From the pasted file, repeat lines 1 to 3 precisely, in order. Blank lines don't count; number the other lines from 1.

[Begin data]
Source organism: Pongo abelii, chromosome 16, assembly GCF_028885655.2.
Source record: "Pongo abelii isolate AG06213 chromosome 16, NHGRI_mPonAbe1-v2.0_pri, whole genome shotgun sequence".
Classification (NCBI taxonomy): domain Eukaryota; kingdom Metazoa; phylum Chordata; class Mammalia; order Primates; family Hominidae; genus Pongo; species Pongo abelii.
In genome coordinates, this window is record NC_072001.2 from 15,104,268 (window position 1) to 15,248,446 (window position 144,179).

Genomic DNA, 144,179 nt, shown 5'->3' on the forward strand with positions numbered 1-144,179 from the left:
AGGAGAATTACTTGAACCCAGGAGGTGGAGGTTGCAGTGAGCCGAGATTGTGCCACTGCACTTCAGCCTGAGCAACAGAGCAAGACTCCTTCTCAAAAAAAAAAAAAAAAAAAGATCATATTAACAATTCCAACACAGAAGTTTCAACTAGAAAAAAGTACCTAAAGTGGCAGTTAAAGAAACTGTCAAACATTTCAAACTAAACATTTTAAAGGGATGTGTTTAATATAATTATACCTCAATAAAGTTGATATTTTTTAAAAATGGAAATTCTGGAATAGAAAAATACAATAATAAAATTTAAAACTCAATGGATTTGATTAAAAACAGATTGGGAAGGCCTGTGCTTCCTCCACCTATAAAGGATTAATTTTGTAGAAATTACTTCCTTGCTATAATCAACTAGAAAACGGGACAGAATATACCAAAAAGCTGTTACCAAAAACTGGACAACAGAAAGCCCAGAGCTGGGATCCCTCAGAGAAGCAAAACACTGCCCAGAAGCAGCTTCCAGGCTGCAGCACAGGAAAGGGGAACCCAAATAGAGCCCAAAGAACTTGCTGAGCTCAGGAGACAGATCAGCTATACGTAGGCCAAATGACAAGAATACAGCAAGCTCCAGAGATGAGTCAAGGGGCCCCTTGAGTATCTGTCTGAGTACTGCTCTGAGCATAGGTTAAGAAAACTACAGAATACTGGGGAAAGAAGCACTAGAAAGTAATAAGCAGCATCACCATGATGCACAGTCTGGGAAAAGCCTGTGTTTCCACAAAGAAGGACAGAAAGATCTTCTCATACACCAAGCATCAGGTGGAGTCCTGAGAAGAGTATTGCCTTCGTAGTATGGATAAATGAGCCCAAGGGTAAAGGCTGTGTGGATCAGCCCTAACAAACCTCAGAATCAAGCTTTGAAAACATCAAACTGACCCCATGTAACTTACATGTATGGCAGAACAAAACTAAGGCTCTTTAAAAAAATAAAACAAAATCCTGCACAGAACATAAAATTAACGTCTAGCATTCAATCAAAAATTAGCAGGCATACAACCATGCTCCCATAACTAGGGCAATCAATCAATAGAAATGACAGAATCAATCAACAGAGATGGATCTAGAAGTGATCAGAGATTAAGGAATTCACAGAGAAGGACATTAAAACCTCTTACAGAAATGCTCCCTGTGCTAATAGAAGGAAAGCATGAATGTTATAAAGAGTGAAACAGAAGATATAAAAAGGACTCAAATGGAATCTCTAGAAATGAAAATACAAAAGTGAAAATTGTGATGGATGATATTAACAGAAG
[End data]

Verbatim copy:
Source organism: Pongo abelii, chromosome 16, assembly GCF_028885655.2.
Source record: "Pongo abelii isolate AG06213 chromosome 16, NHGRI_mPonAbe1-v2.0_pri, whole genome shotgun sequence".
Classification (NCBI taxonomy): domain Eukaryota; kingdom Metazoa; phylum Chordata; class Mammalia; order Primates; family Hominidae; genus Pongo; species Pongo abelii.